In the summer of 2017, Josh Friedman—a successful screenwriter and brave cancer survivor—shared his personal thoughts about cancer and the battle against it in the Times article: It's Okay to be a Coward about Cancer. We recently stumbled upon it again and wanted to spend some time reflecting on his powerful messages.
So let's reflect together on some of the most notable excerpts from Friedman's article. His words have lessons for all of us, whether you're a patient, survivor, caregiver, or healthcare professional.
Friedman: "Toughness and courage are staples of our cultural business. But these are not how we survive cancer."
From our favorite movie superheroes to bold, charismatic co-workers, we often idolize those who exemplify bravery. We tell ourselves that bravery is the factor that separates heroes from everyone else; it makes them able to succeed when the rest of us fail.
Yet, for Friedman and many others diagnosed with life-threatening conditions, bravery seems far from grasp. Most patients don't feel heroic or fearless. Instead, anxiety, fear, and confusion overwhelm their thoughts.
Friedman: "Courageousness is a standard that no sick person should feel like they have to meet."
While encouraging (and expecting) bravery may appear motivational to those who haven't faced cancer, it tends to have the opposite effect on patients. Patients often wonder why they can't put a brave face on like others and live up to these cultural expectations of courageousness. They feel guilty, or like something is wrong with them. But this is never the case.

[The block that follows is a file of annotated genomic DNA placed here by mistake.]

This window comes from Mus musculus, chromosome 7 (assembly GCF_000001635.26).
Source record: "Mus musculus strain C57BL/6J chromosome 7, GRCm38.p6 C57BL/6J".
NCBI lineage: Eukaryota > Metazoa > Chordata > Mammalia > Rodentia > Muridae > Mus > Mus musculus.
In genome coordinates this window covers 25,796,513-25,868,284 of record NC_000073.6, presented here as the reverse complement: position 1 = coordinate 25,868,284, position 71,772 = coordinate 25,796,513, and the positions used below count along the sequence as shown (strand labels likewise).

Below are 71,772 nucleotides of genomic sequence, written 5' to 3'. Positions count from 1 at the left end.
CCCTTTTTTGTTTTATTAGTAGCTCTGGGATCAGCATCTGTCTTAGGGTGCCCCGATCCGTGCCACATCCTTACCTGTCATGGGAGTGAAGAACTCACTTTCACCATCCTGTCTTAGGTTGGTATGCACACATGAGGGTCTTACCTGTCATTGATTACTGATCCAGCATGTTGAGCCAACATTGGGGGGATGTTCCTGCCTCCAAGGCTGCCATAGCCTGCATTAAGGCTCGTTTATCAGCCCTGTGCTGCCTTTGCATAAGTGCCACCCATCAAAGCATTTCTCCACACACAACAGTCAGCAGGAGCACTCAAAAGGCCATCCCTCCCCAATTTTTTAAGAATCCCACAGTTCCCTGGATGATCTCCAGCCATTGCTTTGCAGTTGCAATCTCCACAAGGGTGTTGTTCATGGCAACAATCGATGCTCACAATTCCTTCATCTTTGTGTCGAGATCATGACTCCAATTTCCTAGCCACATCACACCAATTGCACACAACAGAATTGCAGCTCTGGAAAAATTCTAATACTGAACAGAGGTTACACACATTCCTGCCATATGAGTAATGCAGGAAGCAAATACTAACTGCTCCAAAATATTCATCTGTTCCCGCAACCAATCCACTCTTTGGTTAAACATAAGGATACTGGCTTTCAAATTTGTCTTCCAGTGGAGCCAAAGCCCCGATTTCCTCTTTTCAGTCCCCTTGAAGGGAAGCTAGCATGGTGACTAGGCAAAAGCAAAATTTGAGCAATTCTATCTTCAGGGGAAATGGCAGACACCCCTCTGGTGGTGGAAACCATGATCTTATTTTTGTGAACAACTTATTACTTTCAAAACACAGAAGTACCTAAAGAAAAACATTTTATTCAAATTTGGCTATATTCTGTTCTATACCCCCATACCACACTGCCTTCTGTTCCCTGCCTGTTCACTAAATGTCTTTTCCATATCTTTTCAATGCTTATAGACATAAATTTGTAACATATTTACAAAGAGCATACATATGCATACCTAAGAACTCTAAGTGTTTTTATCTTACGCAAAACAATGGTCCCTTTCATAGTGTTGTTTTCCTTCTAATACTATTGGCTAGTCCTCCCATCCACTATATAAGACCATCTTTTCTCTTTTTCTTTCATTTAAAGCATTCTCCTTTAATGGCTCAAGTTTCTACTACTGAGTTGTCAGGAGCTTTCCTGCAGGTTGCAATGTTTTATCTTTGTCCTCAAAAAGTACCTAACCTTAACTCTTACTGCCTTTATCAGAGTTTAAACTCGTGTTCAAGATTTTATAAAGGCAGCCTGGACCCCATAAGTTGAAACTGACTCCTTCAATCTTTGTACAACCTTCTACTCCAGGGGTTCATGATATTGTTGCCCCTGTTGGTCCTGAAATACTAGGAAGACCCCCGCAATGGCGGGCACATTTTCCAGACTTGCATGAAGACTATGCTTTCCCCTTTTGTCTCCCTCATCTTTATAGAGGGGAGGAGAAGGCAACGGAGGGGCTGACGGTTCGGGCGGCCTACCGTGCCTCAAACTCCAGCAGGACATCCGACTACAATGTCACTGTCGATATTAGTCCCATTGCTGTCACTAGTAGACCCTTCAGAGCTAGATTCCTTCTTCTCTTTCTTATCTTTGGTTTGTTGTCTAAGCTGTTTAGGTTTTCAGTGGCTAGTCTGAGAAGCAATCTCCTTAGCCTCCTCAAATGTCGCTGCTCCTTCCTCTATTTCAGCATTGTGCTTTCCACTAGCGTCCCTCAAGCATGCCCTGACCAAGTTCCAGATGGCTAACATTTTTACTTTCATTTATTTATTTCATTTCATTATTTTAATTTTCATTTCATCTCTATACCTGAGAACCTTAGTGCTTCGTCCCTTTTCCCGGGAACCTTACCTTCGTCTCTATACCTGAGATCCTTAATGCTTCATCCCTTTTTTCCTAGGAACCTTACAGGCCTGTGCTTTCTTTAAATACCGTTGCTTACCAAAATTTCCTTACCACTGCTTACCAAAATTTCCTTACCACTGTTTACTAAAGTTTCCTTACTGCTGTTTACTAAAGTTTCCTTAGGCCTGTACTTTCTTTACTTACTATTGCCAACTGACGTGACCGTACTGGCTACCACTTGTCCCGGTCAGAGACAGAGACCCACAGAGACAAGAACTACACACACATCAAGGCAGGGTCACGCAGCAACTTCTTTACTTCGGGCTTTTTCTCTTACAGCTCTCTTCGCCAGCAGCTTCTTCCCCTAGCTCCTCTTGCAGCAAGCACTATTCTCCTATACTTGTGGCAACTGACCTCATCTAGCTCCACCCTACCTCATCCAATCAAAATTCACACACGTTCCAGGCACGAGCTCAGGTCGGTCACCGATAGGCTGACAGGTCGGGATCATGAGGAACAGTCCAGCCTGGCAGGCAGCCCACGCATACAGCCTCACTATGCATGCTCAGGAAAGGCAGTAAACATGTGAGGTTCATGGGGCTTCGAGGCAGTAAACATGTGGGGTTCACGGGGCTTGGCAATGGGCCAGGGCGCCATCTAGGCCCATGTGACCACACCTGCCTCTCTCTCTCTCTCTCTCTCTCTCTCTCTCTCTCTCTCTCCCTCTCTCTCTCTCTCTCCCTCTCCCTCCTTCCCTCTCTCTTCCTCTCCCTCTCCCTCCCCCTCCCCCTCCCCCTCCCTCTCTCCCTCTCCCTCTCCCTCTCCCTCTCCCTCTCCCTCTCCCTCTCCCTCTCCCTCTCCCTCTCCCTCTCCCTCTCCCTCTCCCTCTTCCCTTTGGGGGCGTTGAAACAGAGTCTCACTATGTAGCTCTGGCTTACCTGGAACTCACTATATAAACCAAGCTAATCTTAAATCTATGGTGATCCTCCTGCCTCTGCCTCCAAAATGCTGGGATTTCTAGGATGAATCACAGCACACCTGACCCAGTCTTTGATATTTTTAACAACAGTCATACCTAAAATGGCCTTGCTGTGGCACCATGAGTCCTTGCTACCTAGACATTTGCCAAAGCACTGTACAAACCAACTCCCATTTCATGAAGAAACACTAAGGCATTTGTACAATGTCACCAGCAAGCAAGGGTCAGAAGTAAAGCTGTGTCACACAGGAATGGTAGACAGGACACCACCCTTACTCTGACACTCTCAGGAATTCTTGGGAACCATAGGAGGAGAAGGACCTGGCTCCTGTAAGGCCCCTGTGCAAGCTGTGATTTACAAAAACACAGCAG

Our language can push patients towards unrealistic and unnecessary expectations.
Friedman: "[Cancer survivors] know the dirty secret."
Experiencing a life-threatening diagnosis teaches you many things. One of these things is that sometimes you have to accept the things you can't control and act on those you can.
Cancer is not something patients can control.
However, using battle language in relation to cancer and other chronic health conditions suggests that patients can control their outcome. This language leaves many patients feeling like a failure if they do not "win the battle"—a battle they never could control.
One of the most common misconceptions associated with battle language is that "doing everything" is the only appropriate option. It suggests that if patients fight hard enough, they can always beat the cancer. But this isn't true; "winning" isn't a decision. It's an outcome beyond a patient's control. Unfortunately, treatment doesn't always work.
We need to help patients understand that "beating cancer" is not based solely on effort.
Friedman: "It's Okay to Be a Coward… If we survived through courage, I probably wouldn't have."
For many, the battle is not against cancer. It's for understanding of their disease, accepting their prognosis, and deciding if treatment will give them a life of quality (and not just quantity).
The fight against cancer is not on the shoulders of an individual patient. The true fight is in the hands of researchers striving to obtain a cure.
Thank you, Josh Friedman, for your willingness to share such personal feelings about cancer and the "fight" against it. It takes courage to publish personal thoughts, feelings, and experiences into an often-skeptical world—especially challenging our culture's norms.